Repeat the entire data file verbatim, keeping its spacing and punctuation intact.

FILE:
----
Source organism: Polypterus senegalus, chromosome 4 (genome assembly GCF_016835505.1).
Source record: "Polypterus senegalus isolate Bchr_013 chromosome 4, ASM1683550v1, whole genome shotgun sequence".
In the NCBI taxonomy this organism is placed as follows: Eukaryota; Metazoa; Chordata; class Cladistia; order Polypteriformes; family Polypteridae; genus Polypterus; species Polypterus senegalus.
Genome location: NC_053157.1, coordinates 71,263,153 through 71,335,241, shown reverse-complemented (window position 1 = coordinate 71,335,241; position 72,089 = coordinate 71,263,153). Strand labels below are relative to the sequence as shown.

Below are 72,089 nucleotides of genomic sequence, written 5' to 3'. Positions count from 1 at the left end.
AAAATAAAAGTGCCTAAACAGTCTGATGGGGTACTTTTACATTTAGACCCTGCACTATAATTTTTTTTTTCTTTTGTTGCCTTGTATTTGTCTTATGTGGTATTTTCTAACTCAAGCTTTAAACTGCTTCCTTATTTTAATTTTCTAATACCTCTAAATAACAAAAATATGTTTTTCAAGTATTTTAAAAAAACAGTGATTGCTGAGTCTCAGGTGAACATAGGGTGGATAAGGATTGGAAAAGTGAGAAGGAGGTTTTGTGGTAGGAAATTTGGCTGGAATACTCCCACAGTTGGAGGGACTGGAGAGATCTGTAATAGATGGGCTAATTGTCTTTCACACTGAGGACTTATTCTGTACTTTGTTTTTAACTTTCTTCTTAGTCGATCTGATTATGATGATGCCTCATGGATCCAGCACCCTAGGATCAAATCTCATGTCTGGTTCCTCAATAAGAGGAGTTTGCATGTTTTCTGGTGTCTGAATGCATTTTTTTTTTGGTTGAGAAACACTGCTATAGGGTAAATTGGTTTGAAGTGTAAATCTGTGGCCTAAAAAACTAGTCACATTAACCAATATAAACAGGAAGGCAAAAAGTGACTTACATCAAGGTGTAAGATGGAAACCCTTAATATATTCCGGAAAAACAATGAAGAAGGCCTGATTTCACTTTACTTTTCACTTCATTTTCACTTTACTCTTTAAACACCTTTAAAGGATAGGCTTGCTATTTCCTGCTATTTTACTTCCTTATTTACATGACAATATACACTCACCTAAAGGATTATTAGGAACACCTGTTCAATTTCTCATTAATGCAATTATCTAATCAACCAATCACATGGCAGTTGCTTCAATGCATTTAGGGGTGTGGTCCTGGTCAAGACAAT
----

Source organism: Polypterus senegalus, chromosome 4 (genome assembly GCF_016835505.1).
Source record: "Polypterus senegalus isolate Bchr_013 chromosome 4, ASM1683550v1, whole genome shotgun sequence".
In the NCBI taxonomy this organism is placed as follows: Eukaryota; Metazoa; Chordata; class Cladistia; order Polypteriformes; family Polypteridae; genus Polypterus; species Polypterus senegalus.
Genome location: NC_053157.1, coordinates 71,263,153 through 71,335,241, shown reverse-complemented (window position 1 = coordinate 71,335,241; position 72,089 = coordinate 71,263,153). Strand labels below are relative to the sequence as shown.

Below are 72,089 nucleotides of genomic sequence, written 5' to 3'. Positions count from 1 at the left end.
AAAATAAAAGTGCCTAAACAGTCTGATGGGGTACTTTTACATTTAGACCCTGCACTATAATTTTTTTTTTCTTTTGTTGCCTTGTATTTGTCTTATGTGGTATTTTCTAACTCAAGCTTTAAACTGCTTCCTTATTTTAATTTTCTAATACCTCTAAATAACAAAAATATGTTTTTCAAGTATTTTAAAAAAACAGTGATTGCTGAGTCTCAGGTGAACATAGGGTGGATAAGGATTGGAAAAGTGAGAAGGAGGTTTTGTGGTAGGAAATTTGGCTGGAATACTCCCACAGTTGGAGGGACTGGAGAGATCTGTAATAGATGGGCTAATTGTCTTTCACACTGAGGACTTATTCTGTACTTTGTTTTTAACTTTCTTCTTAGTCGATCTGATTATGATGATGCCTCATGGATCCAGCACCCTAGGATCAAATCTCATGTCTGGTTCCTCAATAAGAGGAGTTTGCATGTTTTCTGGTGTCTGAATGCATTTTTTTTTTGGTTGAGAAACACTGCTATAGGGTAAATTGGTTTGAAGTGTAAATCTGTGGCCTAAAAAACTAGTCACATTAACCAATATAAACAGGAAGGCAAAAAGTGACTTACATCAAGGTGTAAGATGGAAACCCTTAATATATTCCGGAAAAACAATGAAGAAGGCCTGATTTCACTTTACTTTTCACTTCATTTTCACTTTACTCTTTAAACACCTTTAAAGGATAGGCTTGCTATTTCCTGCTATTTTACTTCCTTATTTACATGACAATATACACTCACCTAAAGGATTATTAGGAACACCTGTTCAATTTCTCATTAATGCAATTATCTAATCAACCAATCACATGGCAGTTGCTTCAATGCATTTAGGGGTGTGGTCCTGGTCAAGACAAT